In Richard Pitino's first season at Minnesota he led the Gophers to 25 wins and a NIT Title. Heading into 2014-15 the thought process was that Pitino would continue building from his first season and get Minnesota back into the NCAA Tournament after a one year absence. Minnesota hadn't been setting the world on fire, making only one NCAA appearance over the previous four seasons, but the team had reached 20 wins in all but one season since 2007-08.
A relatively experienced Minnesota team played the part over the non-conference slate, going 11-2 and only falling to Louisville and St. Johns. But then Big Ten play kicked off and things fell apart as Minnesota would go on to lose their first five conference games, four of which by five points or less. Minnesota remained competitive throughout the season but struggled in close games, going 5-9 in single digit games against Big Ten programs (including the B1G Tournament loss to Ohio State). When everything was said and done Minnesota finished 18-15 and missed the postseason. Even more problematic was the fact that the Gophers were hit heavy by graduation, losing Andre Hollins, Deandre Mathieu, Maurice Walker and Elliott Eliason.
The combination of roster turnover and last year's disappointing result has led to most people to sour on Minnesota, which is somewhat understandable. However, most people have been projecting for the Gophers to fall even more, with the Sporting News predicting them to finish 13th and Athlon predicting they'll finish 12th. While the general consensus is for Rutgers to finish last once again, a number of people see Minnesota as the second worst program in the conference. Today we're pondering if that's a good prediction or if the media has been too harsh on the Gophers.
First things first, in order for Minnesota to finish as bad as 13th that means they'd have to be worse than everyone in the conference outside of probably Rutgers. The reality is penciling in Minnesota at the bottom is something that can be argued against pretty easily. On one hand you have another similar program, Penn State, that loses a bunch of returning players and will have to hope their incoming players hit the ground running. Past Penn State you have an experienced Northwestern team that has typically struggled to get over the hump, as well as an Illinois program that has been dealing with a mix of injuries, dismissals and a quickly depleting roster. Rounding out the bottom of the conference would also probably be Nebraska, another Big Ten program suffering mass personnel losses and coming off of a disappointing season just like Minnesota.
So even without breaking down what Minnesota might do next season, it's hard to single them out when there are at least five other teams that will either be worse than them or have no considerable advantage over the Gophers. While Minnesota will be young this season, the question is just how big the losses Minnesota suffered were? The reality is part of the reason Minnesota struggled last year was the drop off from guard DeAndre Mathieu. While the loss of Hollins is considerable, both Carlos Morris and Nate Mason showed quite a bit of upside last year and will return. Hollins has became a household name when it comes to Minnesota basketball the last few years, but there shouldn't be much of a drop off in the backcourt. The bigger loss will be Maurice Walker, who started to come into to his own last season, further complicated by the loss of backup Elliott Eliason.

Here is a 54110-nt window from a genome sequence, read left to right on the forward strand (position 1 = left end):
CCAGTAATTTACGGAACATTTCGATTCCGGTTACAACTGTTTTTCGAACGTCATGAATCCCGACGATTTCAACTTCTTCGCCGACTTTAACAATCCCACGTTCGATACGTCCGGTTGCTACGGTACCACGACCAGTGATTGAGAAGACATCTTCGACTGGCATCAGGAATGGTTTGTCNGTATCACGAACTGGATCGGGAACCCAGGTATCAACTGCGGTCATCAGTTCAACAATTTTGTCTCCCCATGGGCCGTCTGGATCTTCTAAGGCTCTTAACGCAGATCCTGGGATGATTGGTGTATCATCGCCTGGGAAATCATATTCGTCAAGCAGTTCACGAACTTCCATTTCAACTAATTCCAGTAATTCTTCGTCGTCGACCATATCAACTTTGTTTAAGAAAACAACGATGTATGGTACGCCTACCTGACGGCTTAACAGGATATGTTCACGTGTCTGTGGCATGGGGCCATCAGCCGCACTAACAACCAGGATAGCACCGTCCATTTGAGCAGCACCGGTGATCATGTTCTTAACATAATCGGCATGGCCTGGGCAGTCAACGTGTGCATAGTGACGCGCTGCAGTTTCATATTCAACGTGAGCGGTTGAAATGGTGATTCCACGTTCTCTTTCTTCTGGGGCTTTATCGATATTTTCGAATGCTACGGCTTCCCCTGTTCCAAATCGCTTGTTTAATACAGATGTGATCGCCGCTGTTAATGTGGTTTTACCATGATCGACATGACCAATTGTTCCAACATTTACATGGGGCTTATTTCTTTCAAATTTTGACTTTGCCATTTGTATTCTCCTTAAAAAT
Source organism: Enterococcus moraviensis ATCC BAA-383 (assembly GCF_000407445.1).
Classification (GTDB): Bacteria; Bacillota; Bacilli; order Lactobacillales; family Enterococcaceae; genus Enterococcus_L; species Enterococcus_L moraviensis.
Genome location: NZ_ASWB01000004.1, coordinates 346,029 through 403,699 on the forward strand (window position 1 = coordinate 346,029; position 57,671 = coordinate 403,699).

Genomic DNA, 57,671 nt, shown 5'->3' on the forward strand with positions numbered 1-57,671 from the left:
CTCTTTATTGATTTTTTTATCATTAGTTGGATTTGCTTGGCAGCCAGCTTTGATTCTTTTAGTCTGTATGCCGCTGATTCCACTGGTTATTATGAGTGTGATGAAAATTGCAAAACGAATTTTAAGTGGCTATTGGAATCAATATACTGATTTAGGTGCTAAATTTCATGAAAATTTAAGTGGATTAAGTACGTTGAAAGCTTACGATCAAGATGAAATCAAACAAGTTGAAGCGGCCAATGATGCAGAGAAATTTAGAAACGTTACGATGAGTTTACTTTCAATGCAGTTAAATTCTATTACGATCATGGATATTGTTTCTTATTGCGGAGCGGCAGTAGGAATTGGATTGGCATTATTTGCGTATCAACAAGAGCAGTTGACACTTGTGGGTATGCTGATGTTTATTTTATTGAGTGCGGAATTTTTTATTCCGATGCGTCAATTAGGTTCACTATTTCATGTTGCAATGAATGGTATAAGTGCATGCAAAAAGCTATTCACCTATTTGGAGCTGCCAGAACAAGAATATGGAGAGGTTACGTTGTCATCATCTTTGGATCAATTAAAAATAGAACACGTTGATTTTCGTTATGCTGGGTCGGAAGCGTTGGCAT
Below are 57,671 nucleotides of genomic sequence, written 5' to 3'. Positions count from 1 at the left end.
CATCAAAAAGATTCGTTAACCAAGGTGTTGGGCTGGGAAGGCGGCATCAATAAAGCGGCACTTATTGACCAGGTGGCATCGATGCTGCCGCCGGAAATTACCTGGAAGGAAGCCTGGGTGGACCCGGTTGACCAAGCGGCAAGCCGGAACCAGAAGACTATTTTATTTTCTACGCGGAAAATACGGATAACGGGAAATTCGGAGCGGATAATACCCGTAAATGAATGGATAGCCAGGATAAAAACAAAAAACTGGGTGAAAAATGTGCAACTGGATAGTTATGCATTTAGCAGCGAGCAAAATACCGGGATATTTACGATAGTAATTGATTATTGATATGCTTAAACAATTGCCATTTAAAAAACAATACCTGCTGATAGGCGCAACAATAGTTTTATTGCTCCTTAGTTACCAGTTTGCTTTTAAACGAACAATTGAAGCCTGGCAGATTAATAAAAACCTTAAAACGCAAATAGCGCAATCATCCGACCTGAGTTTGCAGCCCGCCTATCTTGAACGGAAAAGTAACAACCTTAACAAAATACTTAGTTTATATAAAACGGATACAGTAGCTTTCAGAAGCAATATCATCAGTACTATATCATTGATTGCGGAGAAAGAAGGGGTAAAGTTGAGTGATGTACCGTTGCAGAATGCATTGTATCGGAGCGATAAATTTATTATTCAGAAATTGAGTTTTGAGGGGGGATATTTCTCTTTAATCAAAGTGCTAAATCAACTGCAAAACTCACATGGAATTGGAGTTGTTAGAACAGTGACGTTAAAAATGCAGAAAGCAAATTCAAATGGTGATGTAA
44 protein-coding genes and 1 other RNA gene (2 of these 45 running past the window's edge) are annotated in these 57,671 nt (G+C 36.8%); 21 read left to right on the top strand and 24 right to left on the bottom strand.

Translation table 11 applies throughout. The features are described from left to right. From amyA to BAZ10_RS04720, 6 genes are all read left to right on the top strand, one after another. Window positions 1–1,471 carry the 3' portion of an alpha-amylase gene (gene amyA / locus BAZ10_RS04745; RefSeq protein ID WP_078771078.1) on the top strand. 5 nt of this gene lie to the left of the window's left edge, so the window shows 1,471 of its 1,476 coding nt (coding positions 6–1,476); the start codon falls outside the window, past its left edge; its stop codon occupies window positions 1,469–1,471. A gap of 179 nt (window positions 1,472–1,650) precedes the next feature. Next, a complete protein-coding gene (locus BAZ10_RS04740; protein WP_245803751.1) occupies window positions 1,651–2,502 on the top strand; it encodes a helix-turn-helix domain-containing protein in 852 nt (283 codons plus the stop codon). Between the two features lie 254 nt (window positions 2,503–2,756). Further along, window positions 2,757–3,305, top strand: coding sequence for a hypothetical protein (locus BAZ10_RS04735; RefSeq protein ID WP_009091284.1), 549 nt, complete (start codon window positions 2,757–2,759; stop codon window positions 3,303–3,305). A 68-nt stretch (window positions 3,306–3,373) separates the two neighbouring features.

With a considerably thinner frontcourt, that will put a ton of pressure on sophomore center Bakary Konate to step up this season, especially since Reggie Lynch will have to sit out in 2015-16. Charles Buggs and Joey King should be decent additions, especially with Kings ability to shoot from outside, but it's easy to see why Minnesota's frontcourt will be a liability this season. That being said, Minnesota should have a slew of perimeter weapons and Pitino's 2015 recruiting class is full of speedy guards and wings for the backcourt, adding quite a bit of depth. If someone like Kevin Dorsey could hit the ground running, joining Morris and Mason, Minnesota could have one of the more exciting backcourts in the Big Ten.
The reality with preseason predictions is they're heavily based around the prior season, regardless of if a team loses or returns a good majority of their roster. Minnesota lost a ton of winnable games last year and if they could have simply had some better luck, could have made a run to the NCAA Tournament. If that had happen their outlook for 2015-16 would have been a decent amount more positive, even if their close losses last season will mean next to nothing this year.
Minnesota is probably too young and inexperienced inside to make a run for the NCAA Tournament this season, but to dismiss them as one of the worst teams in the conference like a handful of writers have is foolish. Let's not forget that heading into last season most major publications saw Purdue as one of the worst teams in the Big Ten. I'm sure most of you remember how that ended up turning out.